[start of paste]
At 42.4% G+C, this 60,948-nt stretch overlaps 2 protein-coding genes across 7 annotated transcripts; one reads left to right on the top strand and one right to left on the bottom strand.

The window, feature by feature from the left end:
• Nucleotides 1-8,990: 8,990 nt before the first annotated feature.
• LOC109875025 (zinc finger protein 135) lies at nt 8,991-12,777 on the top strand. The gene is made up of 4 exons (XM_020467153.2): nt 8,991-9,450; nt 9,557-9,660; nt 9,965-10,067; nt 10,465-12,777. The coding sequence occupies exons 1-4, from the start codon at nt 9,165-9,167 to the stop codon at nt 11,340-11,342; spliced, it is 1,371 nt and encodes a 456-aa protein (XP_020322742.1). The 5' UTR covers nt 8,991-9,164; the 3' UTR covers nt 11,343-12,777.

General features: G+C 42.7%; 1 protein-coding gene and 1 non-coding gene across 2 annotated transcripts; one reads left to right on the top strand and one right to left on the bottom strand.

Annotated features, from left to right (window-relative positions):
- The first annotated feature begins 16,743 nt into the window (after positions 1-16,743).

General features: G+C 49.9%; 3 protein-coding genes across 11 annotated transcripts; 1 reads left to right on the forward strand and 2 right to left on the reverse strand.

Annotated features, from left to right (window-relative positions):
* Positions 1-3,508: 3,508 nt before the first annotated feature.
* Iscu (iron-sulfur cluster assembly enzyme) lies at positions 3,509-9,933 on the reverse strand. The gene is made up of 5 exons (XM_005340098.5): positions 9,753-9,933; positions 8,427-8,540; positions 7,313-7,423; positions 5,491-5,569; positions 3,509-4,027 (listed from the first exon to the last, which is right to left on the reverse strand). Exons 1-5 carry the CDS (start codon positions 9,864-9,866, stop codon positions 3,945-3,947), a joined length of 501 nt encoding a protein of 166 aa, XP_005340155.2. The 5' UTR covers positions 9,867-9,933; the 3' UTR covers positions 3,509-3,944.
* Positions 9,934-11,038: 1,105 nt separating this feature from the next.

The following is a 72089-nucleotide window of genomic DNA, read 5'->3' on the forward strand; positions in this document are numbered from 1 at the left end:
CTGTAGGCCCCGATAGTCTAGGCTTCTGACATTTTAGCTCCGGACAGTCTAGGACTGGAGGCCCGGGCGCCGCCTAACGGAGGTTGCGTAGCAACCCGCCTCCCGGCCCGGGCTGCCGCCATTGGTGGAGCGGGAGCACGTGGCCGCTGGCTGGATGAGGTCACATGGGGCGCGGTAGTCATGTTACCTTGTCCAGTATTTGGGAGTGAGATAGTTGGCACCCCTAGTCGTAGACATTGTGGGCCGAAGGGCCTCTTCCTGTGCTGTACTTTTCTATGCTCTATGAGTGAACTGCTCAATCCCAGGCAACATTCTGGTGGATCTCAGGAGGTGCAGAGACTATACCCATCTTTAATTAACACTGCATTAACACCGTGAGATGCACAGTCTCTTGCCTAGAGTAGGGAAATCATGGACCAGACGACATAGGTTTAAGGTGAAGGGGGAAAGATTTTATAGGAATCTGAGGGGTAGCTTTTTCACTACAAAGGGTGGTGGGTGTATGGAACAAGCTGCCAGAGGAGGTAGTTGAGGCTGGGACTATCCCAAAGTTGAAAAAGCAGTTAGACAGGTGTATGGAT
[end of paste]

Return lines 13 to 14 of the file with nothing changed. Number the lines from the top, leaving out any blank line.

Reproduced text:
The following is a 72089-nucleotide window of genomic DNA, read 5'->3' on the forward strand; positions in this document are numbered from 1 at the left end:
CTGTAGGCCCCGATAGTCTAGGCTTCTGACATTTTAGCTCCGGACAGTCTAGGACTGGAGGCCCGGGCGCCGCCTAACGGAGGTTGCGTAGCAACCCGCCTCCCGGCCCGGGCTGCCGCCATTGGTGGAGCGGGAGCACGTGGCCGCTGGCTGGATGAGGTCACATGGGGCGCGGTAGTCATGTTACCTTGTCCAGTATTTGGGAGTGAGATAGTTGGCACCCCTAGTCGTAGACATTGTGGGCCGAAGGGCCTCTTCCTGTGCTGTACTTTTCTATGCTCTATGAGTGAACTGCTCAATCCCAGGCAACATTCTGGTGGATCTCAGGAGGTGCAGAGACTATACCCATCTTTAATTAACACTGCATTAACACCGTGAGATGCACAGTCTCTTGCCTAGAGTAGGGAAATCATGGACCAGACGACATAGGTTTAAGGTGAAGGGGGAAAGATTTTATAGGAATCTGAGGGGTAGCTTTTTCACTACAAAGGGTGGTGGGTGTATGGAACAAGCTGCCAGAGGAGGTAGTTGAGGCTGGGACTATCCCAAAGTTGAAAAAGCAGTTAGACAGGTGTATGGAT